- Slides to $32,240 as world's second largest economy remains committed to push back
As China continued its cryptocurrency crackdown, Bitcoin fell closer to $30,000 as the world’s second largest economy remained committed to push back on the rise of crypto markets by imposing trading bans on domestic exchanges and shutting down digital currency mining activities in the country.
China’s and Bitcoin’s relation became strained as Chinese authorities ordered cryptocurrency miners to stop their operations in the Sichuan province on Friday. Similar shutdowns were also witnessed earlier in other mining-intensive provinces in China, including Inner Mongolia.
The digital coin went down by as much as 4.3 percent and was trading at about $32,240 at 9:08 a.m. in Hong Kong, according to Bloomberg. Other cryptocurrencies have also suffered the same fate with the second-ranked Ether also falling by 4.2 percent.
China’s history with cryptocurrencies
China banned initial coin offerings (ICOs) and crypto trading in 2017. Moreover, financial institutions and payment service providers are also stopped from getting involved in crypto trades and are not allowed to open bank accounts for crypto trading purposes.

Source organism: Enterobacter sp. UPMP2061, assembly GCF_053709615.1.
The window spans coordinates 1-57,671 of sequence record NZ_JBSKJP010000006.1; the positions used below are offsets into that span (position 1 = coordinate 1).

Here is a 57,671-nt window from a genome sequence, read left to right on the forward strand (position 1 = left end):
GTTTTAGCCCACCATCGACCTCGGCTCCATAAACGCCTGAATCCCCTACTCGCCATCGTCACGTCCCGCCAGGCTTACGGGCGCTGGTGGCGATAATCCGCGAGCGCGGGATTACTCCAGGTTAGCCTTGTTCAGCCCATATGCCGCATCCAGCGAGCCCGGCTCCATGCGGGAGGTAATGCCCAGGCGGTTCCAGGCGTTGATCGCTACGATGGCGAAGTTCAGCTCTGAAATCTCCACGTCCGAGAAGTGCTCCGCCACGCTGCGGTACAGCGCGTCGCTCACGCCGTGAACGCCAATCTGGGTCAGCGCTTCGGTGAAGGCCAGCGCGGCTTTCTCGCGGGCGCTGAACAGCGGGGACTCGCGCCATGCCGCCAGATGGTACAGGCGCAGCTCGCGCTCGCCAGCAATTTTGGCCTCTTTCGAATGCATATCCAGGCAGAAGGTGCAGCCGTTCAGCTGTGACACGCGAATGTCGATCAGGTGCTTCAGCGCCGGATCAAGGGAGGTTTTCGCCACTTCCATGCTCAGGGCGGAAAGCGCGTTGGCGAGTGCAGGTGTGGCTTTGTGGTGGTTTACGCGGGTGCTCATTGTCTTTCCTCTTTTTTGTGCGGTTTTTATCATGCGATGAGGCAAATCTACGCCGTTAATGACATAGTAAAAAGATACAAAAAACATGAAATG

While bitcoin mining has long been concentrated in China, the authorities have also actively discouraged it. The country currently dominates the global crypto market with some of the biggest crypto-mining machine manufactures like Bitmain, MicroBT and Canaan also based in China.
It is also important to note that China provided 65 percent of the computing power for Bitcoin mining as compared to the United States’ 7 percent, according to estimates by the University of Cambridge.
While China has not provided an explicit reason for these crackdowns, it is evident that Chinese authorities want to discourage outflows aggressively.
As the bitcoin market plunges, this massive hit is expected to impact traders’ sentiments and result in heavy selling activity across other cryptocurrencies as well. It is important to note that the digital coin has already gone down by 50 percent from a record high of $65,000 in mid-April.